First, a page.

(Pictured above are members of the group. From left, they are: Amanda Hong, Yamna Oussir, Shani Patel, David Combs and LaVonne Downey).
CHICAGO–(ENEWSPF)–May 2, 2016. More than 2,715, 000 steps – some of them routine but all of them meaningful – have been taken since early March by a Roosevelt University professor and four students, whose aim is to see that children around the globe don’t go hungry.
LaVonne Downey, associate professor of public administration at Roosevelt, alone has taken nearly half of the group’s steps – more than 1,145,500 to be exact – in the UNICEF Kid Power Team project that is engaging people all over the world in walking to end child hunger.
Meanwhile, Roosevelt students Shani Patel, Amanda Hong, Yamna Oussir and David Combs, all members of the Roosevelt United Nations student chapter, have racked up a combined total of more than 1,569,500 steps.
“Every day, I walk about 20,000 steps, and I feel good about every one of them,” said Patel, an MBA student in finance and healthcare who will graduate from Roosevelt in May.
Like others involved in the project, Patel has kept track of his daily steps by wearing a “fit-bit-style” bracelet. The bracelet transmits results daily via a UNiCEF Kids Power Team phone app for points that translate into meals being donated to hungry children in places India and war-torn Syria.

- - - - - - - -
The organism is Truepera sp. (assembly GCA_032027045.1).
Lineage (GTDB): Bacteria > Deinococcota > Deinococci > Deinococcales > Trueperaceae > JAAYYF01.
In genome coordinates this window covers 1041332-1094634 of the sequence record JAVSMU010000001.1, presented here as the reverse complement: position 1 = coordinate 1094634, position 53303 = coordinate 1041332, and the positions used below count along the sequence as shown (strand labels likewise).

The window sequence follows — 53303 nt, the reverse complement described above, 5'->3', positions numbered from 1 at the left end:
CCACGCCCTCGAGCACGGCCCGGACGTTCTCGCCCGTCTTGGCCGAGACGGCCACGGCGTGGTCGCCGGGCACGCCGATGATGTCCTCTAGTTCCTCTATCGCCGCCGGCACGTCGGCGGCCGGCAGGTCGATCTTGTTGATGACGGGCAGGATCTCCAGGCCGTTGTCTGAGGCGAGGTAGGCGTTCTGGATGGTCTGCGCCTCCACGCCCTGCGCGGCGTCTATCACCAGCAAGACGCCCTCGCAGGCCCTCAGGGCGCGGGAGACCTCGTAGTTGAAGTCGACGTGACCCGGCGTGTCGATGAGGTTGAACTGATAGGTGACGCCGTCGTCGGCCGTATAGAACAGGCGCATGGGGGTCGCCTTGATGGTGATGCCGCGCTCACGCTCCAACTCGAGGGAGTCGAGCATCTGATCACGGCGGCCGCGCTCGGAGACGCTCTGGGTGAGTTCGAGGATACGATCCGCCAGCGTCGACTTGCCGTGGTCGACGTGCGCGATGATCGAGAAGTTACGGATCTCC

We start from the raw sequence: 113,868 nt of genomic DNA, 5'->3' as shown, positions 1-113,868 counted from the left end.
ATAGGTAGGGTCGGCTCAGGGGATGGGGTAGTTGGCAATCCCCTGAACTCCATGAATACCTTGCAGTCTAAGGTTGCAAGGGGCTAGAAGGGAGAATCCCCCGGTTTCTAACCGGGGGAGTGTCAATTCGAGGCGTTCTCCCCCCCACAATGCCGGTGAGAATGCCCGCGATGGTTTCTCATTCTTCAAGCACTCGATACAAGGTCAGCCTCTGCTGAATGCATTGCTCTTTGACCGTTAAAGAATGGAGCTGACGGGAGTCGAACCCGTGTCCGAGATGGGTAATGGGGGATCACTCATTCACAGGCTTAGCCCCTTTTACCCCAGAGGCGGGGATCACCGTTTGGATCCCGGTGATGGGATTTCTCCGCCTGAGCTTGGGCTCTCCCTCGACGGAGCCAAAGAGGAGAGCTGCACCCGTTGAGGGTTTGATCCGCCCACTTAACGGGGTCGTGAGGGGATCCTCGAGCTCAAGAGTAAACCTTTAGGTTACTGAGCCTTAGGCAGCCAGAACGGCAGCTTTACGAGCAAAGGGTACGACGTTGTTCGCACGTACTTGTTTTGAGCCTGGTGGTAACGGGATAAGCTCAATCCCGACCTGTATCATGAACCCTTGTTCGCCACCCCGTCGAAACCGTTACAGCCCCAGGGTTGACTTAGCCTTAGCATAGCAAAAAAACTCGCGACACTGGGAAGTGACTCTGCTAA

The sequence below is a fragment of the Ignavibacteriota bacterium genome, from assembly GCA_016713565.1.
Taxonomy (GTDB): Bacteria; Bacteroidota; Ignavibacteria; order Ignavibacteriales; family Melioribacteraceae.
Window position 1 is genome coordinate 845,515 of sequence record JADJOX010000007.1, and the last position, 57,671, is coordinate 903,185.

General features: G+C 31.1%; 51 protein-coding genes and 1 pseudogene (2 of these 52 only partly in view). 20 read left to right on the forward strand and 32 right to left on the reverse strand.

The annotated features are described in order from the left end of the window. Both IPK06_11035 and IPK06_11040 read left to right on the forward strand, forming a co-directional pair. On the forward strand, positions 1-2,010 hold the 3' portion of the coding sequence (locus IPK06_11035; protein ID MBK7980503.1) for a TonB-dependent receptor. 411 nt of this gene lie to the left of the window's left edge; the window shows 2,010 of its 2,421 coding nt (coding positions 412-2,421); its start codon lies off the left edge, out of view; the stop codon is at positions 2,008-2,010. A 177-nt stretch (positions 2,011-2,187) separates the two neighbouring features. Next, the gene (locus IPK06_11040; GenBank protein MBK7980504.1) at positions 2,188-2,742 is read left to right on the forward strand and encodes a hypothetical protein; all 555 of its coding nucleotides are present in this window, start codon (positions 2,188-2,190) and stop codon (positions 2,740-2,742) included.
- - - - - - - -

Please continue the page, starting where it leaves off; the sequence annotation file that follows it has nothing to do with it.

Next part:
So far, Downey and her group have managed to walk enough steps to receive credit (10,000 steps=one meal) for more than 271 meals!
“This is a project that is enabling us to deliver a good based on what we do,” said Downey, who is the Chicago-area representative.to the United Nations Association. “It’s not about being fit, but fitness does connect you with the issue of child hunger,” she said.
Roosevelt is the only university in the area presently participating in the UNICEF Kid Power Team project, whose sponsors include Star Wars: Force for Change, which is a charitable initiative of Disney and Lucasfilm, and Target stores.
Currently there are plans to continue through December tracking steps and earning points for meals with members of the Roosevelt United Nations student chapter, said Downey.
“It’s been a defining experience for me,” added David Combs, a master’s in public administration student at Roosevelt who has so far recorded more than 322,500 steps, a number he hopes to continue building on even after he graduates in May. “I want to go into public service and I see this as an opportunity to put public service into practice,” he said.
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